Mostly due to the lack of an American television presence, my relationship with Tottenham Hotspur remained limited to the video game sphere for seven years, until August 18, 2013.
Even the most devoted Spurs supporter would be hard-pressed to give you details about that day—a rather boring 1-0 win over Crystal Palace in the season opener—but for me, it exists like a B.C./A.D. divider for my fandom: everything before that date is pre-obsession, and everything after is tinted in club colors, blue and white.
Spurs became a part of my life in the most arbitrary of ways. While scrolling through managerial offers in FIFA 06’s career mode, I, for reasons I can’t now and probably will never recall, settled on the North London-based squad as my club of choice. During the summer of 2006, I spent countless summer nights winning trophies and obsessively pushing Jermaine Jenas to the brink of superstardom. Despite stiff competition from the likes of virtual Paul Scholes and virtual Frank Lampard, as far as I’m concerned, neither could hold a candle to virtual Jenas.
In 2013, the Premier League came to America in full force thanks to NBC Sports Network, meaning that I could—and would—watch every one of Tottenham’s league matches. Quickly, I learned that reveling in the failures of Tottenham’s despised neighbor, Arsenal, is almost as important to the Spurs experience as hoping for success.
At least twice a season, the two clubs meet in the North London derby. Spurs lost 1-0 in my first derby. But at that point, I was less concerned with the team’s play and more drawn by the intensity surrounding the game. That was when everything became clear—I had to experience it firsthand.
Fast forward two seasons. It was time to make my pilgrimage, or at least make an attempt to make my pilgrimage. That would require game tickets.
As you might expect, acquiring tickets to the North London derby isn’t a simple task; in fact, for me, it was a venture of Odyssean proportions.
My phone alarm jolted me out of a deep slumber at 4:15 on a January morning, leaving me wondering for a few moments why the hell I was up at such an ungodly hour. Then I glanced down at the Spurs shorts I’d worn to bed and realized the gravity of the task ahead.
The next two hours entailed waiting in a digital queue, having multiple credit cards rejected for unusual and hefty international charges, purchasing Skype credit to dial the ticket office in London, frantically explaining my dilemma, and having my first two credit cards rejected again before arriving at a moment of truth.
A third and final credit card stood as the difference between a 7 a.m. wake-up call to catch the train to the Spurs’ spiritual home, White Hart Lane, and a 7 a.m. wake-up call to make the now-regular exodus from my bed in Miami to the couch.
I rattled off yet another series of numbers over the phone to an operator feigning a thinly veiled attempt at patience. And then waited.
Screaming at such an early hour is surprisingly therapeutic. Sure, my neighbors may disagree, but I was heading to London in two months to watch my beloved Tottenham take on Arsenal.
In some ways, the start of a weekend Premier League match day feels like a morning commute to work in many major metropolitan areas. We set out for the overground station around 8:30 a.m., to the mild protests of my visibly jet-lagged friend Davis, who wondered if we might be arriving early, even for our own ambitious standards.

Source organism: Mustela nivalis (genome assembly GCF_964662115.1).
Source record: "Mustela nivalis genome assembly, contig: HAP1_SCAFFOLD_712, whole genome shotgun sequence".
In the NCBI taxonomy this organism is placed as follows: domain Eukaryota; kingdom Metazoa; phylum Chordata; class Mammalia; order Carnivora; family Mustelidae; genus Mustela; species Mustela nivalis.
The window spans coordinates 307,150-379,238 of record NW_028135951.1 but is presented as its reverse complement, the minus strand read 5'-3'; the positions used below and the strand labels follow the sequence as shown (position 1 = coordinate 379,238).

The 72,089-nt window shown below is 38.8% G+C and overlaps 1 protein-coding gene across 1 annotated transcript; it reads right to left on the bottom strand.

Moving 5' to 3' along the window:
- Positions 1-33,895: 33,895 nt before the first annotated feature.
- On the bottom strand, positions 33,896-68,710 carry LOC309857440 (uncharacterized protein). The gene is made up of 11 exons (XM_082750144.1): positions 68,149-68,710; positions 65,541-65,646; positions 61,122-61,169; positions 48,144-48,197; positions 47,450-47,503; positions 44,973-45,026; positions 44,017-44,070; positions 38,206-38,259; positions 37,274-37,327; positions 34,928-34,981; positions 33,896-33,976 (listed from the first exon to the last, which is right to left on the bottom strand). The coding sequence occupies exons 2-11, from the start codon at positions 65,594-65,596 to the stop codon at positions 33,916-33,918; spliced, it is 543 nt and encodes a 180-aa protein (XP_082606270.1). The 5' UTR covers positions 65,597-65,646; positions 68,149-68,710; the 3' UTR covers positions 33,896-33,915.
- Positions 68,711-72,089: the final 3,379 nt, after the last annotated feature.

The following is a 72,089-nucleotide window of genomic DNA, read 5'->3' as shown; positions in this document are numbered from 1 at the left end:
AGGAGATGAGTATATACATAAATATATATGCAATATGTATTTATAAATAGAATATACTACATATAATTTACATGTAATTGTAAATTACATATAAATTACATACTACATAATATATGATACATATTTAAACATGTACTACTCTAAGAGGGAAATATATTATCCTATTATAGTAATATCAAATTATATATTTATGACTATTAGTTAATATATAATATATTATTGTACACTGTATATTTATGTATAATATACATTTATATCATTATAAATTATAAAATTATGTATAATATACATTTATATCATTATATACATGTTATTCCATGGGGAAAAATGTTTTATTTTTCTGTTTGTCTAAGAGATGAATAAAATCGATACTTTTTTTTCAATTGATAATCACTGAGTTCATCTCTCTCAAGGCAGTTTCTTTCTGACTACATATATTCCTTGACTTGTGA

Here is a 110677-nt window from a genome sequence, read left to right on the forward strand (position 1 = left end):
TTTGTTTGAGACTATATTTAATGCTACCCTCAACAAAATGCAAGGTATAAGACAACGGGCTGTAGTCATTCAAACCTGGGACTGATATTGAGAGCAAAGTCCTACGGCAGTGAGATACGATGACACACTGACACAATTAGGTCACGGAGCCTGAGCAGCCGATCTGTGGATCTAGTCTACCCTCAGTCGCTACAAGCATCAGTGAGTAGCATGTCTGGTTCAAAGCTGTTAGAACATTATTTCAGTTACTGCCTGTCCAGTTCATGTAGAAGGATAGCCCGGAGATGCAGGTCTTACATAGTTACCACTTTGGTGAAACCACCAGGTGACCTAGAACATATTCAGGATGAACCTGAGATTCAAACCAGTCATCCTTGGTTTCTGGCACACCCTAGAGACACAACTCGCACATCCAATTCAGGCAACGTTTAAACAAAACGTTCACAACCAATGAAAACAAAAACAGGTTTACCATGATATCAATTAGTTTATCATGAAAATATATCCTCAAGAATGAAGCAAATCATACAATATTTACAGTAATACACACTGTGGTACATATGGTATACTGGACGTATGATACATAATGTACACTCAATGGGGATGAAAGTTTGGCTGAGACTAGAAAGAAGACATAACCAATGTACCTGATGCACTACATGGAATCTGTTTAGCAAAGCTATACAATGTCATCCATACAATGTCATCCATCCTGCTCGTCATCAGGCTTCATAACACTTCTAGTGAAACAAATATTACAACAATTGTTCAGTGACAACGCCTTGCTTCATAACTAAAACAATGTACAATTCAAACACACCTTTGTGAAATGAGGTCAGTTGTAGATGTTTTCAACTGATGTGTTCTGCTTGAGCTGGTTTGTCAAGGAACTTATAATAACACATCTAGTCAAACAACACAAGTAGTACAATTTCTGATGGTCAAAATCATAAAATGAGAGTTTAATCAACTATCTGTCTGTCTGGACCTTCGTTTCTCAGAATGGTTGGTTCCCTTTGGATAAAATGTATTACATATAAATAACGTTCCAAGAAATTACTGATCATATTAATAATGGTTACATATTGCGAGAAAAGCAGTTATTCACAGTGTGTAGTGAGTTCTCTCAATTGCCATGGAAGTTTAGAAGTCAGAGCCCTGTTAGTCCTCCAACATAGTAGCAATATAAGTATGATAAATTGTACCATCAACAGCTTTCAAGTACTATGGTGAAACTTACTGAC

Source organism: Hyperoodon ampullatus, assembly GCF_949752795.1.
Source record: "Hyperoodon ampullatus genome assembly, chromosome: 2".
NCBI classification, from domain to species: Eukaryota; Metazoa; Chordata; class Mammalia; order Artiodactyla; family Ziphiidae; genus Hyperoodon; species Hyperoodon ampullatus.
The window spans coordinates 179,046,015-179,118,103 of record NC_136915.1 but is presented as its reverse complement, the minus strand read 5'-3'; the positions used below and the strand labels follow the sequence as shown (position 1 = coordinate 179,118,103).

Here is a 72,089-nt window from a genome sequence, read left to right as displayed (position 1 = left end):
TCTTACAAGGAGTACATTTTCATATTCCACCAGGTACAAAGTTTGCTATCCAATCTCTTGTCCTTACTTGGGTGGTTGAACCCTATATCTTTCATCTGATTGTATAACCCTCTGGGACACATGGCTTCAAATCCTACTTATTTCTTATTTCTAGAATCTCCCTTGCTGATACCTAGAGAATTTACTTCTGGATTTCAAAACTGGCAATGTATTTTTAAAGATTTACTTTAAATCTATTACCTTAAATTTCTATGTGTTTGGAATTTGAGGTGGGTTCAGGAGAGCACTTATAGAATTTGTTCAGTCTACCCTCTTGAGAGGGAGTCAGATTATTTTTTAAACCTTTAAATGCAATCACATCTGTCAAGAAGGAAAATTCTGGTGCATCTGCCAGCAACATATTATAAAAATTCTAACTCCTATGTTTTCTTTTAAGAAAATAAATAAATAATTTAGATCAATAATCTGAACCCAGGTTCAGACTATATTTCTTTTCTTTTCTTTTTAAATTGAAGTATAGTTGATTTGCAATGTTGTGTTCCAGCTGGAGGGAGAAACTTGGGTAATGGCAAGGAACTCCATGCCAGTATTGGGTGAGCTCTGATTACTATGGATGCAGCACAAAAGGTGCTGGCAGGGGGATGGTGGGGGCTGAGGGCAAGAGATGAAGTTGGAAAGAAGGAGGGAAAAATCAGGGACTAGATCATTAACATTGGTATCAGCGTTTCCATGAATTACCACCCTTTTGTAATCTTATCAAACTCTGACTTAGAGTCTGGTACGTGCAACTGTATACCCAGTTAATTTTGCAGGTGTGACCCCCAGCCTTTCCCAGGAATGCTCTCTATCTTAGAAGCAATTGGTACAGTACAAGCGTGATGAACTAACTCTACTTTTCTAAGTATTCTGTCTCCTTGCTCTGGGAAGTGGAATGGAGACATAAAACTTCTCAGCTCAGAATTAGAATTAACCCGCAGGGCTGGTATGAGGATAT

Several minutes into the trip, our early wake-up call was justified, as the frequency of passengers clad in all manner of blue and white clothing entering the train seemed to increase with each stop en route to our destination.
We exited to a fairly crowded platform at 9:15 a.m.—a full three-and-a-half hours before the match was set to kick off—and joined the herd strolling in the general direction of the stadium. Eventually, we peeled off with a large group making a beeline for Bricklayers, a local pub,
This would become the common theme of the morning: Each train arriving at the White Hart Lane stop would create another wave of Spurs supporters rolling into the pub, pushing the existing patrons into every available nook and cranny until there was enough room to take a sip from your pint glass or raise it to join in whatever song the rowdiest of the group had just begun.
The mood at Bricklayers was optimistic, mixed with a cautious sense of realism. While waiting in line for a drink, a middle-aged man behind me repeatedly uttered “believe, believe,” seemingly less as a rallying cry and more as a reminder to himself to remain positive in spite of the building pressure.
The pressure isn’t about a single game, or even a series of games. The damaged Spurs psyche has been cultivated over years of relative disappointment. An essential part of every Tottenham fan’s experience, at least in recent memory, is the club’s propensity to put itself in a place to succeed, only to find a way to make a massive mess of it. This has been such a consistent trend that there’s even an adjective, “Spursy,” to describe disappointments like the infamous 2006 lasagna incident or the 2012 loss of a Champions League spot despite finishing top four.
Spurs fans’ fragile psyche has only been made worse by the fact that the team hasn’t finished above Arsenal in the Premier League since 1993. In fact, Arsenal fans have a term, “St. Totteringham’s Day,” which is the day, during the league season, when it becomes mathematically impossible for Spurs to finish ahead of Arsenal.